“Having a kid, the kind of kid that I do, I won’t take that chance. I can’t take that chance, to put her in a position worse than she was already in. I was like, ‘I refuse to do that, but I have to do something,’” Kang said in a phone interview.
After calling a few locations, she approached PCDA with her concerns. Miller worked directly with Emma, who was about a year old at the time, to encourage her to try foods. Kang said that because an experience at the hospital had caused her daughter severe pain in her throat, Emma was very distrustful of having anything put in her mouth. Gradually, however, she came to trust Miller, who celebrated with Kang after the girl ate a grain of rice.
“We did a lot of things on our own, feeling like we had nowhere to turn, and then we found PCDA was like this breath of fresh air,” Kang said in a phone interview.
Much of that relief came from meeting with PCDA’s team of doctors and specialists, according to Kang. While she said her experience at hospitals often left her confused and with conflicting information, she believes having several experts in one room helped her feel more at ease.
“I just remember the whole team sat around the table and they each had their field of expertise and they each had their set of questions. … I just kind of got this overwhelming sense of ‘We’d really like to help you,’” she said.

Tellis King
Though Tellis King’s Down syndrome and dysphagia have resulted in his having trouble drinking thin liquids, he enjoys mixing applesauce and pureed berries to create a more agreeable concoction.

Having a team of consultants is very important to PCDA’s treatment of feeding challenges, according to Miller. The feeding program began in 2001 with PCDA’s executive director, Dr. Diane Cullinane, and a few specialists. The group expanded over the years to include more consultants, with the current team consisting of approximately 20 members. The team addresses just one of the many issues PCDA helps treat, including emotional and psychological concerns, sensory disorders and motor challenges.
The differing specialties of members, Miller said, allow each of them to avoid making judgments outside their field. While Miller works as Tellis King’s therapist, for example, a dietitian also meets with the family to discuss what types of food are served at home.
Miller worked with the Kangs for about a year and a half. Though Susan Kang noted that the choices were ultimately left to her, she accepted Miller’s advice to slowly wean her daughter off her feeding tube. Emma had stopped vomiting when she was almost 2, and as the discomfort left, she became more confident about eating orally, according to her mother. Though at first Emma lost some weight while taking food in the typical way, Kang was able to use the information she gained from PCDA to explain to doctors that the change was normal.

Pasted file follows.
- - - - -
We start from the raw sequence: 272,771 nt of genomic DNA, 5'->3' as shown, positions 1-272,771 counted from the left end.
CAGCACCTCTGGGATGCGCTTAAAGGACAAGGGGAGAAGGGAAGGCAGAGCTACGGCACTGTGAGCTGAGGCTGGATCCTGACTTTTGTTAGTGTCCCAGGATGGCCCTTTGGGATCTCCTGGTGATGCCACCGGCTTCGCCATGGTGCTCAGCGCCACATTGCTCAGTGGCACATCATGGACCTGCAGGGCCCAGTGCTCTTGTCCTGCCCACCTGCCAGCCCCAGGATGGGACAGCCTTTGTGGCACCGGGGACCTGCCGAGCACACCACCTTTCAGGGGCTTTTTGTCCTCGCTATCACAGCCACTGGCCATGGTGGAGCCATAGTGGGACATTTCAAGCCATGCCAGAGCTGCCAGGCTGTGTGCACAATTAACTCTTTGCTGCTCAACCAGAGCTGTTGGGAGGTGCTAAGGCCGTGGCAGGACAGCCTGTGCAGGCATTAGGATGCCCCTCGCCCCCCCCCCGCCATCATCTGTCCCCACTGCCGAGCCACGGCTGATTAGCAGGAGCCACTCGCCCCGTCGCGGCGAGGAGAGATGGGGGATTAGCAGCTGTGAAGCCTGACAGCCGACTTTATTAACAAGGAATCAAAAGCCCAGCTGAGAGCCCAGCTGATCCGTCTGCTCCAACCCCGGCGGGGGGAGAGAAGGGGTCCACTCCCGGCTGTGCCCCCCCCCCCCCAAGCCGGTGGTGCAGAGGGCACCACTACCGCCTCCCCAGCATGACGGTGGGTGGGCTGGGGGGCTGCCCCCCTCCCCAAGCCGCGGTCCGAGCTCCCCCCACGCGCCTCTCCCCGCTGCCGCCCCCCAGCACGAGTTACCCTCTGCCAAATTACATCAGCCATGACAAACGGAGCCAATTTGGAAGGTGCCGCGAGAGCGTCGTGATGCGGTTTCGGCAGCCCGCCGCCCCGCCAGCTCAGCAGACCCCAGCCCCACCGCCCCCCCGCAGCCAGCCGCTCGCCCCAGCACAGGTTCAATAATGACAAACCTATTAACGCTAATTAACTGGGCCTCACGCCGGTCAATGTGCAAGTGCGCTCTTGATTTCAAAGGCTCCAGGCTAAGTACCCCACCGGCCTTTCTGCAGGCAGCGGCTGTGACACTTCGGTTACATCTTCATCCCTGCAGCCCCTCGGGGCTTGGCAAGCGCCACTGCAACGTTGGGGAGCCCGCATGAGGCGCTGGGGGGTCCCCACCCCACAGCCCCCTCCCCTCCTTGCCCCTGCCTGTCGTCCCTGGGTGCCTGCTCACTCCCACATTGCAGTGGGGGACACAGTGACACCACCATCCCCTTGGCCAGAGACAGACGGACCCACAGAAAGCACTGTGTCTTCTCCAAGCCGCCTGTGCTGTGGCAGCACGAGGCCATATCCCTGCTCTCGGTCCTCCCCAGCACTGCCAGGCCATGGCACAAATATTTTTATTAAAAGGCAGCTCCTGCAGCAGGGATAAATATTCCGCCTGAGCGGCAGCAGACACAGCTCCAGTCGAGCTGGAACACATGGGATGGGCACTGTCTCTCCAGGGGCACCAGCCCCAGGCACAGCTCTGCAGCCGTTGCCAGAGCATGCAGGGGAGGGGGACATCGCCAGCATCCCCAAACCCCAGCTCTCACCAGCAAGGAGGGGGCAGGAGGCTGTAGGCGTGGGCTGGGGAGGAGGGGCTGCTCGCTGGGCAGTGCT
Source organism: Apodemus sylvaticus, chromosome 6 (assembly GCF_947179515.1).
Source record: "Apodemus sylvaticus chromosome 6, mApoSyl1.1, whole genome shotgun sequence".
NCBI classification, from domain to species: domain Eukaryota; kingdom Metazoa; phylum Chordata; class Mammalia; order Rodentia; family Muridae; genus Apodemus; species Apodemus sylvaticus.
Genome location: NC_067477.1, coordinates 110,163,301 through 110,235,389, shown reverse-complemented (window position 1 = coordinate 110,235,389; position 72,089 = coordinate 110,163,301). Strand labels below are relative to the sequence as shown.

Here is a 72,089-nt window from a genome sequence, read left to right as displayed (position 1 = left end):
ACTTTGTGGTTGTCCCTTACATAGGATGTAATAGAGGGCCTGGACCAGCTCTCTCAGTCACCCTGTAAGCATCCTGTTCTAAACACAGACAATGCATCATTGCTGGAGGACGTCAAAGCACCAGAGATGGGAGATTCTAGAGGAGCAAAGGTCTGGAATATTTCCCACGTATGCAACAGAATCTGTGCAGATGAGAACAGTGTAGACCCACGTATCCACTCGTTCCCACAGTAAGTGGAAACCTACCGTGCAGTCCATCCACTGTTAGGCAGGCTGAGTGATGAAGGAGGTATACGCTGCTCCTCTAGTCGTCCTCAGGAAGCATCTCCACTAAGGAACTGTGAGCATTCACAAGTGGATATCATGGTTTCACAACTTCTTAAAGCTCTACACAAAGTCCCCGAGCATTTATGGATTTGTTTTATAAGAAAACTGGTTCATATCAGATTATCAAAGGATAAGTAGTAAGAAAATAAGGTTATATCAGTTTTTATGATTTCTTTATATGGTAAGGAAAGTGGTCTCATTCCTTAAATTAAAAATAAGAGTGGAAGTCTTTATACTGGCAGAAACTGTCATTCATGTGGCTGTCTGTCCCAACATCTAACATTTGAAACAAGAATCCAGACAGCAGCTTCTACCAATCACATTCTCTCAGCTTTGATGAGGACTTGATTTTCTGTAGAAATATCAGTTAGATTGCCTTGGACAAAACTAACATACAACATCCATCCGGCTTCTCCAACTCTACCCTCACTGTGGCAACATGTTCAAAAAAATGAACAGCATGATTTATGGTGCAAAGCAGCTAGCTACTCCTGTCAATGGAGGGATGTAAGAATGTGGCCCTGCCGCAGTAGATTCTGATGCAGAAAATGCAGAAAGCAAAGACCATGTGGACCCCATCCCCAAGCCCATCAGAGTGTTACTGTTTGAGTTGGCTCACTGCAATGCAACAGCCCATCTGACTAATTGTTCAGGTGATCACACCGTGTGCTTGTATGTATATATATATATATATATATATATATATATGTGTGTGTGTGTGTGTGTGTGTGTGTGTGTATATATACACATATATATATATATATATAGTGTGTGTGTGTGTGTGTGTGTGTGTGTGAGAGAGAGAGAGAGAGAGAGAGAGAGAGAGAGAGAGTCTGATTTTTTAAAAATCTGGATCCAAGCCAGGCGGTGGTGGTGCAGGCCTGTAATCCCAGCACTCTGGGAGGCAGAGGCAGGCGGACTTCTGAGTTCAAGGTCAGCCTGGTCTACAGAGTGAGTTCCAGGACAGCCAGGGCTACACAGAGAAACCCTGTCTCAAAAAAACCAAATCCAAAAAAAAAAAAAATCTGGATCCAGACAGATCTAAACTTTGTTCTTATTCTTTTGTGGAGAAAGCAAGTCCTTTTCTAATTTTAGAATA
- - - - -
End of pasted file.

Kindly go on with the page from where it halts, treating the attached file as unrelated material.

Now, at 5, Emma has gained her weight back and is at a healthy weight. Her feeding tube is completely removed and Susan Kang recently said she now “loves to eat.”
“I would hate to think that there are families out there who don’t have this kind of support when it’s out there,” Kang said. “It was something that we could never repay.”
Though the Kangs were able to achieve their goals, Miller noted that families have different ideas of success, which can take varying amounts of time to achieve. One of the families Miller worked with set the goal of getting their child to eat a meal available almost anywhere — a McDonald’s hamburger.
“Our goal is always to work ourselves out of this,” Miller said. “My best work is when the families don’t need to come back. And so I want them to feel success and that they can do these things on their own.”
Alexine King’s goal for her son, to be able to ingest liquids whether he can drink them thin or has to thicken them, remains the focus. For young Tellis, mixing applesauce with his liquids to thicken the mixture has proved helpful. Now that he is getting enough nutrition, his mother and Miller are focusing on increasing his food variety and having him eat efficiently but safely.
King credits her experience with PCDA for the confidence she and her son have. She says she has a better understanding of what Tellis can eat and that he has become more comfortable leaving food that he doesn’t like on the plate, rather than throwing it.
“We’re really grateful for PCDA. They’ve been so helpful. … I don’t think there’s a better feeding program,” King said.

To learn more about PCDA, visit pcdateam.org.